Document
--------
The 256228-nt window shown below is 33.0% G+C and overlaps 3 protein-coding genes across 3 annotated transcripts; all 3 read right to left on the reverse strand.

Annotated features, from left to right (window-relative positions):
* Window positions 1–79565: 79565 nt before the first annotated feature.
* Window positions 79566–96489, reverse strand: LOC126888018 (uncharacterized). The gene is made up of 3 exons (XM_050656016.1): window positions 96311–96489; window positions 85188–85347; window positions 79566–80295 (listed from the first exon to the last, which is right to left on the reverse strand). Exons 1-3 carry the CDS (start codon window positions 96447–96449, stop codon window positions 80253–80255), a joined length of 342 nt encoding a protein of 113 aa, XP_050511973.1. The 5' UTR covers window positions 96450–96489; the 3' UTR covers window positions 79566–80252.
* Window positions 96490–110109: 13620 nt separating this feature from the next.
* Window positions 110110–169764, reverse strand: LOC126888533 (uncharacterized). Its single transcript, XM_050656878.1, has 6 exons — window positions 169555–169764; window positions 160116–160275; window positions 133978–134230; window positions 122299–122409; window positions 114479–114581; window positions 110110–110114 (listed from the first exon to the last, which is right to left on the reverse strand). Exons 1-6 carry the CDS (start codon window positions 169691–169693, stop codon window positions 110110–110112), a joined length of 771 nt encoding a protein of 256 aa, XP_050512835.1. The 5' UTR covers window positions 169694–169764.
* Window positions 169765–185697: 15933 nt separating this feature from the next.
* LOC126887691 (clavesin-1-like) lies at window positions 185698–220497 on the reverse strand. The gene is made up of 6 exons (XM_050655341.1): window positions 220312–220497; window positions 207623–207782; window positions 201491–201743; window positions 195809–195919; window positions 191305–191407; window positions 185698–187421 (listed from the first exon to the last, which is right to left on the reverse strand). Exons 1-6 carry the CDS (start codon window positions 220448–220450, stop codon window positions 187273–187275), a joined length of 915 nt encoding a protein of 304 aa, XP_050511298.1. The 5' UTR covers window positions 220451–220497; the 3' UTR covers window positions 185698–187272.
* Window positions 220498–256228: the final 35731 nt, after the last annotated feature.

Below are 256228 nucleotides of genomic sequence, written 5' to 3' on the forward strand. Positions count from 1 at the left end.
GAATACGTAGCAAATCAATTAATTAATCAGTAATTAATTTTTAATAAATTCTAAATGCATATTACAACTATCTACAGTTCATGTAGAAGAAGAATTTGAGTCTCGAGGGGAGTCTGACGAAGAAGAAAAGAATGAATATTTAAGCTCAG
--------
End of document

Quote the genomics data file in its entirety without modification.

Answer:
The 256228-nt window shown below is 33.0% G+C and overlaps 3 protein-coding genes across 3 annotated transcripts; all 3 read right to left on the reverse strand.

Annotated features, from left to right (window-relative positions):
* Window positions 1–79565: 79565 nt before the first annotated feature.
* Window positions 79566–96489, reverse strand: LOC126888018 (uncharacterized). The gene is made up of 3 exons (XM_050656016.1): window positions 96311–96489; window positions 85188–85347; window positions 79566–80295 (listed from the first exon to the last, which is right to left on the reverse strand). Exons 1-3 carry the CDS (start codon window positions 96447–96449, stop codon window positions 80253–80255), a joined length of 342 nt encoding a protein of 113 aa, XP_050511973.1. The 5' UTR covers window positions 96450–96489; the 3' UTR covers window positions 79566–80252.
* Window positions 96490–110109: 13620 nt separating this feature from the next.
* Window positions 110110–169764, reverse strand: LOC126888533 (uncharacterized). Its single transcript, XM_050656878.1, has 6 exons — window positions 169555–169764; window positions 160116–160275; window positions 133978–134230; window positions 122299–122409; window positions 114479–114581; window positions 110110–110114 (listed from the first exon to the last, which is right to left on the reverse strand). Exons 1-6 carry the CDS (start codon window positions 169691–169693, stop codon window positions 110110–110112), a joined length of 771 nt encoding a protein of 256 aa, XP_050512835.1. The 5' UTR covers window positions 169694–169764.
* Window positions 169765–185697: 15933 nt separating this feature from the next.
* LOC126887691 (clavesin-1-like) lies at window positions 185698–220497 on the reverse strand. The gene is made up of 6 exons (XM_050655341.1): window positions 220312–220497; window positions 207623–207782; window positions 201491–201743; window positions 195809–195919; window positions 191305–191407; window positions 185698–187421 (listed from the first exon to the last, which is right to left on the reverse strand). Exons 1-6 carry the CDS (start codon window positions 220448–220450, stop codon window positions 187273–187275), a joined length of 915 nt encoding a protein of 304 aa, XP_050511298.1. The 5' UTR covers window positions 220451–220497; the 3' UTR covers window positions 185698–187272.
* Window positions 220498–256228: the final 35731 nt, after the last annotated feature.

Below are 256228 nucleotides of genomic sequence, written 5' to 3' on the forward strand. Positions count from 1 at the left end.
GAATACGTAGCAAATCAATTAATTAATCAGTAATTAATTTTTAATAAATTCTAAATGCATATTACAACTATCTACAGTTCATGTAGAAGAAGAATTTGAGTCTCGAGGGGAGTCTGACGAAGAAGAAAAGAATGAATATTTAAGCTCAG